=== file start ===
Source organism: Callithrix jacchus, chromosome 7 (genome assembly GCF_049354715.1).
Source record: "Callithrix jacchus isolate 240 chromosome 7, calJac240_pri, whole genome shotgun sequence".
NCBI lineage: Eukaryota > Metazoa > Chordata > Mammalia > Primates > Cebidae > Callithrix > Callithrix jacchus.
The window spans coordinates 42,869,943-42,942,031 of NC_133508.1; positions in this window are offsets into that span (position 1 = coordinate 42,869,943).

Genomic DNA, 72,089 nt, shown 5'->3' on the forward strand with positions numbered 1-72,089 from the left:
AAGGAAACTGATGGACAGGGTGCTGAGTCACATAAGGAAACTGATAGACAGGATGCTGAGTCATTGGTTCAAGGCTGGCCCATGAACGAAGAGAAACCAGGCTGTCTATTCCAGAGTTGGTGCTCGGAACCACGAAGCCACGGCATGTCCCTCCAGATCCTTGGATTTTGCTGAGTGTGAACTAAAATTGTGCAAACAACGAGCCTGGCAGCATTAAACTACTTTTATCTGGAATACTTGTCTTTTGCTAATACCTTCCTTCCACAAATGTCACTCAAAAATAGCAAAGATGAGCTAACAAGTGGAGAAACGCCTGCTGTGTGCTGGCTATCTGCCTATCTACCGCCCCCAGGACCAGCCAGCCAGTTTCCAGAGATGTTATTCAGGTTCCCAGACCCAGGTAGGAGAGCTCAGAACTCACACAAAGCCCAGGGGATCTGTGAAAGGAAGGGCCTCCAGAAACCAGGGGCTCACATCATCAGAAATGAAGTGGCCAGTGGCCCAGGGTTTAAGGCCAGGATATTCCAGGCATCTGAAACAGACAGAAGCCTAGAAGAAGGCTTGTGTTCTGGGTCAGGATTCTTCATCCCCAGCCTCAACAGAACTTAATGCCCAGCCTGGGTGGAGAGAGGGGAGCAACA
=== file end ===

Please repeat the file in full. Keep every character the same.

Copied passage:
Source organism: Callithrix jacchus, chromosome 7 (genome assembly GCF_049354715.1).
Source record: "Callithrix jacchus isolate 240 chromosome 7, calJac240_pri, whole genome shotgun sequence".
NCBI lineage: Eukaryota > Metazoa > Chordata > Mammalia > Primates > Cebidae > Callithrix > Callithrix jacchus.
The window spans coordinates 42,869,943-42,942,031 of NC_133508.1; positions in this window are offsets into that span (position 1 = coordinate 42,869,943).

Genomic DNA, 72,089 nt, shown 5'->3' on the forward strand with positions numbered 1-72,089 from the left:
AAGGAAACTGATGGACAGGGTGCTGAGTCACATAAGGAAACTGATAGACAGGATGCTGAGTCATTGGTTCAAGGCTGGCCCATGAACGAAGAGAAACCAGGCTGTCTATTCCAGAGTTGGTGCTCGGAACCACGAAGCCACGGCATGTCCCTCCAGATCCTTGGATTTTGCTGAGTGTGAACTAAAATTGTGCAAACAACGAGCCTGGCAGCATTAAACTACTTTTATCTGGAATACTTGTCTTTTGCTAATACCTTCCTTCCACAAATGTCACTCAAAAATAGCAAAGATGAGCTAACAAGTGGAGAAACGCCTGCTGTGTGCTGGCTATCTGCCTATCTACCGCCCCCAGGACCAGCCAGCCAGTTTCCAGAGATGTTATTCAGGTTCCCAGACCCAGGTAGGAGAGCTCAGAACTCACACAAAGCCCAGGGGATCTGTGAAAGGAAGGGCCTCCAGAAACCAGGGGCTCACATCATCAGAAATGAAGTGGCCAGTGGCCCAGGGTTTAAGGCCAGGATATTCCAGGCATCTGAAACAGACAGAAGCCTAGAAGAAGGCTTGTGTTCTGGGTCAGGATTCTTCATCCCCAGCCTCAACAGAACTTAATGCCCAGCCTGGGTGGAGAGAGGGGAGCAACA